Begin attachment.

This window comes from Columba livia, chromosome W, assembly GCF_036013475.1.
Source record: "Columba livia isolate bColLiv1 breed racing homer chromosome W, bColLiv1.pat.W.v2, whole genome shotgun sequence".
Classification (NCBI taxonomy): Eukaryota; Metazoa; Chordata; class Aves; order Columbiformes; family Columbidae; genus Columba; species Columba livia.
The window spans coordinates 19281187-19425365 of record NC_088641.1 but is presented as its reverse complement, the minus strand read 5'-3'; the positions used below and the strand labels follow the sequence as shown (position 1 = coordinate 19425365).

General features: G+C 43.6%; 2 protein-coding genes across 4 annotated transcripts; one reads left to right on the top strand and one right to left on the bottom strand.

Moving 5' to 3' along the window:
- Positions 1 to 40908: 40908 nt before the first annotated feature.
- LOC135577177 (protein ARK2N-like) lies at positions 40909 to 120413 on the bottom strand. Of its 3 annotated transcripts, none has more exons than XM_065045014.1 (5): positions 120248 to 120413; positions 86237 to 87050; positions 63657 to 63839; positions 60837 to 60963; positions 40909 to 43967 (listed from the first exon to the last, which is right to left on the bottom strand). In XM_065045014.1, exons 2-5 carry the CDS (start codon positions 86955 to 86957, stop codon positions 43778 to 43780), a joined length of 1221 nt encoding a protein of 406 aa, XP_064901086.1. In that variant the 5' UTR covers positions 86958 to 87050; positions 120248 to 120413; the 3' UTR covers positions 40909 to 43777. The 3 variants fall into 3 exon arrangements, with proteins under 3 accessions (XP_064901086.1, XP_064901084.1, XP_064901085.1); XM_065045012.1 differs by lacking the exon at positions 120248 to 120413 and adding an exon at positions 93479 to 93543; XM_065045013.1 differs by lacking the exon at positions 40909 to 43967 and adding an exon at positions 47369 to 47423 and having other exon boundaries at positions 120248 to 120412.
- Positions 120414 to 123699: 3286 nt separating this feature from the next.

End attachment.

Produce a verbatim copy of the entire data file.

This window comes from Columba livia, chromosome W, assembly GCF_036013475.1.
Source record: "Columba livia isolate bColLiv1 breed racing homer chromosome W, bColLiv1.pat.W.v2, whole genome shotgun sequence".
Classification (NCBI taxonomy): Eukaryota; Metazoa; Chordata; class Aves; order Columbiformes; family Columbidae; genus Columba; species Columba livia.
The window spans coordinates 19281187-19425365 of record NC_088641.1 but is presented as its reverse complement, the minus strand read 5'-3'; the positions used below and the strand labels follow the sequence as shown (position 1 = coordinate 19425365).

General features: G+C 43.6%; 2 protein-coding genes across 4 annotated transcripts; one reads left to right on the top strand and one right to left on the bottom strand.

Moving 5' to 3' along the window:
- Positions 1 to 40908: 40908 nt before the first annotated feature.
- LOC135577177 (protein ARK2N-like) lies at positions 40909 to 120413 on the bottom strand. Of its 3 annotated transcripts, none has more exons than XM_065045014.1 (5): positions 120248 to 120413; positions 86237 to 87050; positions 63657 to 63839; positions 60837 to 60963; positions 40909 to 43967 (listed from the first exon to the last, which is right to left on the bottom strand). In XM_065045014.1, exons 2-5 carry the CDS (start codon positions 86955 to 86957, stop codon positions 43778 to 43780), a joined length of 1221 nt encoding a protein of 406 aa, XP_064901086.1. In that variant the 5' UTR covers positions 86958 to 87050; positions 120248 to 120413; the 3' UTR covers positions 40909 to 43777. The 3 variants fall into 3 exon arrangements, with proteins under 3 accessions (XP_064901086.1, XP_064901084.1, XP_064901085.1); XM_065045012.1 differs by lacking the exon at positions 120248 to 120413 and adding an exon at positions 93479 to 93543; XM_065045013.1 differs by lacking the exon at positions 40909 to 43967 and adding an exon at positions 47369 to 47423 and having other exon boundaries at positions 120248 to 120412.
- Positions 120414 to 123699: 3286 nt separating this feature from the next.